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Radiofrequency Ablation Near the Bone-Muscle Interface Alters Soft Tissue Lesion Dimensions
  1. Maxim S. Eckmann, MD*,
  2. Marte A. Martinez, MD,
  3. Steven Lindauer, MD*,
  4. Asif Khan, BA* and
  5. Somayaji Ramamurthy, MD*
  1. From the *Department of Anesthesiology, The University of Texas Health Science Center at San Antonio (UTHSCSA), San Antonio; and †Advanced Spine Pain Solutions, Laredo, TX
  1. Address correspondence to: Maxim S. Eckmann, MD, Department of Anesthesiology, The University of Texas Health Science Center at San Antonio, Mail Code 7838, 7703 Floyd Curl Dr, San Antonio, TX 78229 (e-mail: eckmann{at}


Background and Objectives Radiofrequency (RF) lesions are safe and effective in the treatment of spine pain; however, models developed to study factors affecting lesion dimensions have been performed in homogeneous media that may not accurately simulate human anatomy and electrophysiology. We present a novel ex vivo porcine model for performing RF lesion studies and report the influence of bone on projection of RF ablation lesions into soft tissue.

Methods Radiofrequency lesions were performed in porcine rib specimens using monopolar 18-gauge, 10-mm straight active tip cannula, with a lesion temperature of 80°C for 150 seconds. Ten lesions were performed in pure porcine muscle tissue and abutting porcine rib bone with surrounding muscle. Lesions were exposed with dissection and measured with digital calipers.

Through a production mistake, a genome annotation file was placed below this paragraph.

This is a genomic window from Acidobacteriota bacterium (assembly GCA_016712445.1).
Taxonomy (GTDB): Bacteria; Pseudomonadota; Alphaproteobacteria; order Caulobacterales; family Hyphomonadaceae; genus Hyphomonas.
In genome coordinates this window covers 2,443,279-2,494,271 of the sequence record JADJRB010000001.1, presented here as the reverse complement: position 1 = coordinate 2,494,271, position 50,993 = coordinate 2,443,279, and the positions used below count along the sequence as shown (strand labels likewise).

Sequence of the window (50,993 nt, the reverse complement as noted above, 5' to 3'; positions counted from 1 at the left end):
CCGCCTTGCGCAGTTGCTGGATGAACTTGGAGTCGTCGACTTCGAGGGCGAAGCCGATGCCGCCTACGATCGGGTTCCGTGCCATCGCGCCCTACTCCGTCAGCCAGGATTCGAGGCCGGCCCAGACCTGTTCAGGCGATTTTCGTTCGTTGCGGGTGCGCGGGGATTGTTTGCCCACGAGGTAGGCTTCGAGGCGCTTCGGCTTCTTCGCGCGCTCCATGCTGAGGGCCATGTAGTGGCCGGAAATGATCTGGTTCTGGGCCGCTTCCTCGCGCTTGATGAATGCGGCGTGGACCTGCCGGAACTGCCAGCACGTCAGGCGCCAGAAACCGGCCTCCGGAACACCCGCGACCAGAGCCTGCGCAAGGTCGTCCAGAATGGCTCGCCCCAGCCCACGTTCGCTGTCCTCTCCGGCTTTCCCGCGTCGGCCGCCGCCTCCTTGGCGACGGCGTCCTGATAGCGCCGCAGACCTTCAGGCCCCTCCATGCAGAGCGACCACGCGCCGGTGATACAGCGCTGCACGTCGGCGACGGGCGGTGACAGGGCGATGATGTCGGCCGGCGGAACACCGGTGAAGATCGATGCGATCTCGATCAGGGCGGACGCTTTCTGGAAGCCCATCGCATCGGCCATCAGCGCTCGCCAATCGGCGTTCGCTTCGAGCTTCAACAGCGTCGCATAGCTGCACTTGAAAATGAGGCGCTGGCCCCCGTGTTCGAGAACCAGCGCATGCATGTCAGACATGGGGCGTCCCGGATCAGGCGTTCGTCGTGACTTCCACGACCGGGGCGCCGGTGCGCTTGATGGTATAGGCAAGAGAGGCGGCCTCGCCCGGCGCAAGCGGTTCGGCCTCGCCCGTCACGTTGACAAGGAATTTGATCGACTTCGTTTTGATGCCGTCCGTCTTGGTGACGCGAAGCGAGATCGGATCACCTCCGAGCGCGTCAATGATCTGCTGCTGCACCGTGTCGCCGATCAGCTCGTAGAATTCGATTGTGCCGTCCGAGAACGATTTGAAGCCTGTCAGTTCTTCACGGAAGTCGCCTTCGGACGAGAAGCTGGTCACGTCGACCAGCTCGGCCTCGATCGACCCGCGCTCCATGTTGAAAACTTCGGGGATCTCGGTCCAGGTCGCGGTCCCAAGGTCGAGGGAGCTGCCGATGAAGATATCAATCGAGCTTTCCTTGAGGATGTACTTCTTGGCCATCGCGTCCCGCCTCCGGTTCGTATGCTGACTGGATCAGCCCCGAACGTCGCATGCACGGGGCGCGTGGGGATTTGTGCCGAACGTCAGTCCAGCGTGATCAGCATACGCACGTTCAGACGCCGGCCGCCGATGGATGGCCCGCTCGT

Results Maximal effective lesion radius approximately doubled against the bone compared with the pure muscle group (mean, 5.65 mm [95% CI, 5.43–5.87 mm] vs 2.68 mm [95% CI, 2.55–2.81 mm], P < .0001), although this was seen only in a vertical direction and not horizontally. In addition, the prelesion and postlesion impedance of the bone-muscle interface was consistently higher than the muscle-only interface (mean, 165.6 Ohm [95% CI, 146.6–184.6 Ohm] vs 137.8 Ohm [95% CI, 135.5–140.1 Ohm], P = 0.004; 144.3 Ohm [95% CI, 134.3–154.3 Ohm] vs 124.3 Ohm [95% CI, 119.3–129.3 Ohm], P = 0.001). Other dimensions and estimated volume were not significantly different.

Conclusions Bone adjacent to RF lesions alters the surrounding electrophysiological environment causing RF lesions to project further perpendicularly from the needle axis, vertically to bone, than previously expected. This phenomenon should be considered in the future modeling and clinical practice of RF.

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  • Institutional review board status: institutional exemption.

    This work was supported with funding from the Department of Anesthesiology, The University of Texas Health Science Center at San Antonio, Texas.

    Pilot data were presented at the American Society of Anesthesiologists 2013 Annual Meeting held October 12 to 16, in San Francisco, California.

    The authors declare no conflict of interest.